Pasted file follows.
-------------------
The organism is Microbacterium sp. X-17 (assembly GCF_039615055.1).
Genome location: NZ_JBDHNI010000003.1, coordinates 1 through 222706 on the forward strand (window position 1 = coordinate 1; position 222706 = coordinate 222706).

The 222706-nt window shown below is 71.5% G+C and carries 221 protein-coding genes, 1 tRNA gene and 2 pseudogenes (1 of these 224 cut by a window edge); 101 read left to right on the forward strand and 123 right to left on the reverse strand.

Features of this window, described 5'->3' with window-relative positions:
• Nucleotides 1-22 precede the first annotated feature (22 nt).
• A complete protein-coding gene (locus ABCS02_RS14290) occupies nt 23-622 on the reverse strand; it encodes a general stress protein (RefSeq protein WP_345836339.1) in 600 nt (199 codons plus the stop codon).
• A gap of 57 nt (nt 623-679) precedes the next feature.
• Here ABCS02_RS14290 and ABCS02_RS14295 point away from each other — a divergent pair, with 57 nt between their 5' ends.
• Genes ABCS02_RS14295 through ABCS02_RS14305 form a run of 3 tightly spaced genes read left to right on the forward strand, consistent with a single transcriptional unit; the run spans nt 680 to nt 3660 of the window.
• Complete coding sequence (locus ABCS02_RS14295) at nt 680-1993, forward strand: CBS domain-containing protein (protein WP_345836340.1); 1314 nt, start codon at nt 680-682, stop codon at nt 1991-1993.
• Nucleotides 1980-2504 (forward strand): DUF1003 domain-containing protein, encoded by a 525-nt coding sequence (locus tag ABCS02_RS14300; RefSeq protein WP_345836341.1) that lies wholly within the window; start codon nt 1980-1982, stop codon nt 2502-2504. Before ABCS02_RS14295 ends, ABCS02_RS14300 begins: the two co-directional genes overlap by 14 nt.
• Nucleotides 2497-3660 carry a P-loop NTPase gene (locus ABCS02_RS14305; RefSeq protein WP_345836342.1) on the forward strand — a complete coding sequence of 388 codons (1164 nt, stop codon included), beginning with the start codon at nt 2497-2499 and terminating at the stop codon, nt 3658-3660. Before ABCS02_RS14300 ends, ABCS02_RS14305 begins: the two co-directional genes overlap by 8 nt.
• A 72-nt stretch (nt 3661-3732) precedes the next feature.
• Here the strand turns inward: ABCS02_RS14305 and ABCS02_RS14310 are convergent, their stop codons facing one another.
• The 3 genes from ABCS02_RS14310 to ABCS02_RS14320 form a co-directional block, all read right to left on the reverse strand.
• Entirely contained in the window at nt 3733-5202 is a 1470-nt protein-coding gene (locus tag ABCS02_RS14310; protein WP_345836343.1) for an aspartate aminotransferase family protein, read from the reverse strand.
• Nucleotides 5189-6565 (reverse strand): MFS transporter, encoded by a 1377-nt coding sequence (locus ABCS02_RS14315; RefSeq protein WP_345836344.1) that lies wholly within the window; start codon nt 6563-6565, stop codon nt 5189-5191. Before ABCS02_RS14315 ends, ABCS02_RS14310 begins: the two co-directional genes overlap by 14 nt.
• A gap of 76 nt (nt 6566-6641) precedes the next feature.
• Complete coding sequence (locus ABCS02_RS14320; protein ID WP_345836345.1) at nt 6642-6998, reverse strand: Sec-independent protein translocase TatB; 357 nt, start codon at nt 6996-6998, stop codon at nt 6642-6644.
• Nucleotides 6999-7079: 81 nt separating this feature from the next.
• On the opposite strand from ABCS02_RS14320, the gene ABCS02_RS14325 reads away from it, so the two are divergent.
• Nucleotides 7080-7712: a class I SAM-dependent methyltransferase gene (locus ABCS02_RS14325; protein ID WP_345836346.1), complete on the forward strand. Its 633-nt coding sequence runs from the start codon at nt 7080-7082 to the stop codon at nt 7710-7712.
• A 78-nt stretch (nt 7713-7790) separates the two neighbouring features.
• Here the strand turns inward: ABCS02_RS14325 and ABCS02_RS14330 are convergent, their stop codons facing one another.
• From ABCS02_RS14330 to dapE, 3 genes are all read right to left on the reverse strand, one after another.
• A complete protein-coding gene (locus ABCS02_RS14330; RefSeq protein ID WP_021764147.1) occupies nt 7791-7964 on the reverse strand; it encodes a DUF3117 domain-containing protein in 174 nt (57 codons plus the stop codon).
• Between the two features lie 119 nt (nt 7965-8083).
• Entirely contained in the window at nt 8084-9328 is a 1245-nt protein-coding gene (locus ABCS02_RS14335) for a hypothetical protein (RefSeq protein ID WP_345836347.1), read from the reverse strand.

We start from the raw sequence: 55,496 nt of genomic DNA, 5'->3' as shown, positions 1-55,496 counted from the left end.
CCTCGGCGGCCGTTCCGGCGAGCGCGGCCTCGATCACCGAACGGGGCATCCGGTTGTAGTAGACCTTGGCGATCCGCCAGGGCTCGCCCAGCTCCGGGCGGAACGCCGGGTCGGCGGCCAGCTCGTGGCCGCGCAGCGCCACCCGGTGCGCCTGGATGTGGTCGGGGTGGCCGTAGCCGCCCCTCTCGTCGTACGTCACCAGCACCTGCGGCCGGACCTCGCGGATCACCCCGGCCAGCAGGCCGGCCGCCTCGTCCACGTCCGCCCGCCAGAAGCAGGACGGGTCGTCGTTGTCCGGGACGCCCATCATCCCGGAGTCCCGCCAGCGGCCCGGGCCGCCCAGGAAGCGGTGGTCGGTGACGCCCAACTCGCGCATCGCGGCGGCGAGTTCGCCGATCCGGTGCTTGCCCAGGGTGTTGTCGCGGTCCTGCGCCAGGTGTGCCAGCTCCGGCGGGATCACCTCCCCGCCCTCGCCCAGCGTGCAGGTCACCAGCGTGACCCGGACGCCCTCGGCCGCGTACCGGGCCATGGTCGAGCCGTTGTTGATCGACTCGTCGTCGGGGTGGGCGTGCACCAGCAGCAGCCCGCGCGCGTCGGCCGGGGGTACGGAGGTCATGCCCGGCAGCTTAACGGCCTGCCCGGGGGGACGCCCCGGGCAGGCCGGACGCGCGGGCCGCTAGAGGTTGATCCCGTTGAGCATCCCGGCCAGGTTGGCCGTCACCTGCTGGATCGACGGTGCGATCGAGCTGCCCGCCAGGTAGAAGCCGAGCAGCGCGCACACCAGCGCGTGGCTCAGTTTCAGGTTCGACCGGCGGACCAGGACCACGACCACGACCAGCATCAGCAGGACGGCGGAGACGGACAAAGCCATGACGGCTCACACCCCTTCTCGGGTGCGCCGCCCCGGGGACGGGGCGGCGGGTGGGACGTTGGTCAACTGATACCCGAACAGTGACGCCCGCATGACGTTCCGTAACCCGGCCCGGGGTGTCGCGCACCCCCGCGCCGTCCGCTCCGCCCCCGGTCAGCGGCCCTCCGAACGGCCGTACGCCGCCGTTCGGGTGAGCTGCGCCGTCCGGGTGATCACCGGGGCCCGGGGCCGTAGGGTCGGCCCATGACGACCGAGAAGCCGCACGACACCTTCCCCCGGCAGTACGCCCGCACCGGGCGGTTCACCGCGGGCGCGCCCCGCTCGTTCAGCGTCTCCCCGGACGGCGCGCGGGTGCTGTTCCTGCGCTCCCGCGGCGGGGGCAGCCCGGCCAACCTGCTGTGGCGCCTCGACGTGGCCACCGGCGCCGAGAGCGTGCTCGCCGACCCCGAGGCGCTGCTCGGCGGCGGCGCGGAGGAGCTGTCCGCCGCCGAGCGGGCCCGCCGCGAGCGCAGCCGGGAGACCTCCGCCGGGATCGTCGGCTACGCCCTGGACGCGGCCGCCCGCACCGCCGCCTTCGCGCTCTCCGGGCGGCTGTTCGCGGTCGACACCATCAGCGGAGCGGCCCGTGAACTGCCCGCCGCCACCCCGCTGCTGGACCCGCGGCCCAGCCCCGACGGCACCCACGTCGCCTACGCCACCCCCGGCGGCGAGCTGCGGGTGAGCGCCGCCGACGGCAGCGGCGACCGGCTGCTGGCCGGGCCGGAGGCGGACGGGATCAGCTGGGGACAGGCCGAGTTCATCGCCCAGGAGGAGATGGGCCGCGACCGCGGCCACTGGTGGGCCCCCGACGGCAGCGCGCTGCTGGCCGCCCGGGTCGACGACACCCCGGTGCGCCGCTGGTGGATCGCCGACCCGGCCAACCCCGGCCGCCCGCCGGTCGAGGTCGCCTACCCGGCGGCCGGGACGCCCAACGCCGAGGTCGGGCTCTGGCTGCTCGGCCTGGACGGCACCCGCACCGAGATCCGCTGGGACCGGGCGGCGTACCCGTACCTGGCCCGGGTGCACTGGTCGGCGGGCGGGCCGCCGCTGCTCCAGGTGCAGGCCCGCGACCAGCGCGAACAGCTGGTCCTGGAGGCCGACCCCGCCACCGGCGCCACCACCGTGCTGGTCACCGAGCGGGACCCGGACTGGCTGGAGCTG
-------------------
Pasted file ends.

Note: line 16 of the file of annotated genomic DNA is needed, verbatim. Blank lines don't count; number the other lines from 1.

• Entirely contained in the window at nt 3733-5202 is a 1470-nt protein-coding gene (locus tag ABCS02_RS14310; protein WP_345836343.1) for an aspartate aminotransferase family protein, read from the reverse strand.